The Chinese National Tea Museum is situated at the Double Peaks, one of the ten famous sceneries in West Lake, Hangzhou. With Jiqing Mountain to it's north and Wulao Mountain to its south and beautiful gardens throughout this serene setting hosts many important tea competitions, exhibitions and trainings. An important historic facility the museum includes exhibits on topics including;
Tea Culture
Tea Utensils
Tea Varieties and Processing
Tea Water
The winner of numerous prestigious awards the museum does a great job in continuing to educate both foreigners and the Chinese about tea culture throughout the ages. We really enjoyed our visit here.

As you approach the museum from the gardens this lovely statue of Lu Yu, the founder and father of tea, stands to greet guests.

Tea seeds in one of the museums exhibits, they are the size of hazelnuts.

The tea gardens on the grounds of the museum.

The three university students we met at the museum, Catherine, Alice and Wendy.

The scenery around the museum is lovely.

This giant Pu'erh tuo cha hangs on the wall at the landing between the first and second floors of the Museum.

The Museum has an extensive Pu'erh exhibit with tuo cha's, compressed Pu'erh tea, in many shapes and sizes.

Planted just below Lu Yu is an oolong tea plant at the Tea Museum.

Arriving at the National Tea Museum in West Lake Hangzhou.

Thursday, May 11, 2006

Tea, Food and Traveling by Train in China

The Chinese people are extremely courteous and once again my trip has been made delightful due to the polite concern of Marco, the young man who ended up my bunk mate on the train. Mr. Fong and Will got on the train with me to be sure that my luggage was attended too and that I was set to travel. We said our heartfelt goodbyes and off I went. While the soft car travel allows for 4 people in a compartment there was only Marco and myself. Marco spoke no English but immediately called a friend of his, Tracy, in Shanghai, to see if I needed help getting off the train with the luggage and to my hotel in Nanjing! We went back and forth on the cell phone talking about what I needed etc. and both of these wonderful young people gave me their phone numbers and said if I needed anything while in China please call them. The people here really know how to make their guests, whether they know them or not, feel right at home and well taken care of.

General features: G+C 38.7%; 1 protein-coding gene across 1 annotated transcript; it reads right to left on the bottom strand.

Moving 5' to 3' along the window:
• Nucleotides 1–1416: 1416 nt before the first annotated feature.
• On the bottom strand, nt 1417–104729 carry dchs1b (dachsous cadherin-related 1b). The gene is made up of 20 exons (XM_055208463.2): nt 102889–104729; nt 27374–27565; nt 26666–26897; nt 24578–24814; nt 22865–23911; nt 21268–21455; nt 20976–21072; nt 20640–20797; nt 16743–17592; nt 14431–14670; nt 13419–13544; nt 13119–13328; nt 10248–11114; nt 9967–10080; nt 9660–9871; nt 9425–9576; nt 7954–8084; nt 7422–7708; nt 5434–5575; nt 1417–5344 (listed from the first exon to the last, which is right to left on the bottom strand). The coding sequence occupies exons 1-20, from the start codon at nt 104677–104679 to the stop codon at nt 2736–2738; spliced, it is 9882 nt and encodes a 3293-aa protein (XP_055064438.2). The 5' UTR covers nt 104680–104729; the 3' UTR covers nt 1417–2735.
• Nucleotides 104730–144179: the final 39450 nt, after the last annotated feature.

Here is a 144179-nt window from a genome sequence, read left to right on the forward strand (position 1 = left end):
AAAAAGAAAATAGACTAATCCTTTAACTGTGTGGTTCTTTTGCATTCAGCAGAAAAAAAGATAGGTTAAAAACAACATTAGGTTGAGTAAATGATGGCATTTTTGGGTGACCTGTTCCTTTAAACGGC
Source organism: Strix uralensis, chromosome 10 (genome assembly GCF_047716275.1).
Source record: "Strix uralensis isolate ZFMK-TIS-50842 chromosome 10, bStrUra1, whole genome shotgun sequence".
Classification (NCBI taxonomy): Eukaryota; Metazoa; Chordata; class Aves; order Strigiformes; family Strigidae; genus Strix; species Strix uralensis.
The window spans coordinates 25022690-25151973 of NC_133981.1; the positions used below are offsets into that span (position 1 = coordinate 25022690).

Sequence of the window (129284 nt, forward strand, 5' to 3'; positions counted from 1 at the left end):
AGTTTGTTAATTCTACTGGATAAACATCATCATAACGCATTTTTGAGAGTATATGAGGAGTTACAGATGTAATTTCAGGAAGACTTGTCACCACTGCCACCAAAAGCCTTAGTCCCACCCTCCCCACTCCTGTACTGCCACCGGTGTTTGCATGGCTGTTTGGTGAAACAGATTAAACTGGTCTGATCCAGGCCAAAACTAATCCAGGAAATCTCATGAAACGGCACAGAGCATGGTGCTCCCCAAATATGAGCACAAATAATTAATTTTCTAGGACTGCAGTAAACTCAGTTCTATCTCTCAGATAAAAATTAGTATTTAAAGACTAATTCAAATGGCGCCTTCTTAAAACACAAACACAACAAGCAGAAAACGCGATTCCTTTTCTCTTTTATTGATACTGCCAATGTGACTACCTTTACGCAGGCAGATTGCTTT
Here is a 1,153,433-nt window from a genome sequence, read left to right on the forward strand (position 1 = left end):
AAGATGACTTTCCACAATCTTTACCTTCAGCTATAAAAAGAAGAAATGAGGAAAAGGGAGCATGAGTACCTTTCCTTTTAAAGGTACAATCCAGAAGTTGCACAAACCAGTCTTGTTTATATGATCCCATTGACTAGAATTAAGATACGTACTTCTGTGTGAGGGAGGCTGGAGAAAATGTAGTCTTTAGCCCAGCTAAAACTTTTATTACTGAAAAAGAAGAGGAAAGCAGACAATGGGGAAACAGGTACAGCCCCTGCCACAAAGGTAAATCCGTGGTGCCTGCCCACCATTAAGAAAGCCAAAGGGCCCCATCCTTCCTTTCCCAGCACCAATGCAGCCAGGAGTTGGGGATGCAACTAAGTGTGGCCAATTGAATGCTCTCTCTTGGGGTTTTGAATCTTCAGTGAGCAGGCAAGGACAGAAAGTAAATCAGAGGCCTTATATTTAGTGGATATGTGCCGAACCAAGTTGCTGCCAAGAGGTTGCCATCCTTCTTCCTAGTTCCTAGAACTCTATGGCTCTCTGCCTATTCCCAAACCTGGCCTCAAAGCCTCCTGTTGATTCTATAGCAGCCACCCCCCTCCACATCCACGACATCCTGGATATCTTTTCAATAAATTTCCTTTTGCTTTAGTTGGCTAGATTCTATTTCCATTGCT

The train ride was loud but uneventful and arrived on schedule at 5am. Marco indeed help me off the train with my luggage, deposited me in a taxi and got me on my way. I don’t know if he and Tracy will read this blog but if so THANK YOU, you are great representatives of China hospitality. If you are ever in the states please contact me so that I can extend the same to you.

O.K. now that I have been traveling around China for 2 weeks I must say that it is nice that all of the hotels have kettles to heat water for tea and there are no coffee machines, a pleasant change. On the other hand I have been very disappointed in the tea that is made available to brew. All but one hotel has tea bags and one even had Lipton! This is China the tea Mecca of the world what is up with that? Well as usual I am traveling with my own stash, green tea, oolong tea and relaxing blend for the evenings not to mention that you can buy tea everywhere and until I shipped them all back yesterday, I had enough samples to keep me afloat for at least 1 month. I am just surprised that better tea is not made available for hotel guests, especially in the nicer 5 star hotels.

In terms of food we have just had one feast after another! The food is outstanding! I understand why the Chinese people are so trim. We have had vegetables for breakfast, lunch and dinner in unending variety. Each region, as you may well imagine, has different dishes and utilizes their local produce so it's always fresh and delicious. I don’t think we have had one meal without mushrooms, a treat for me, again in an awesome array of varieties.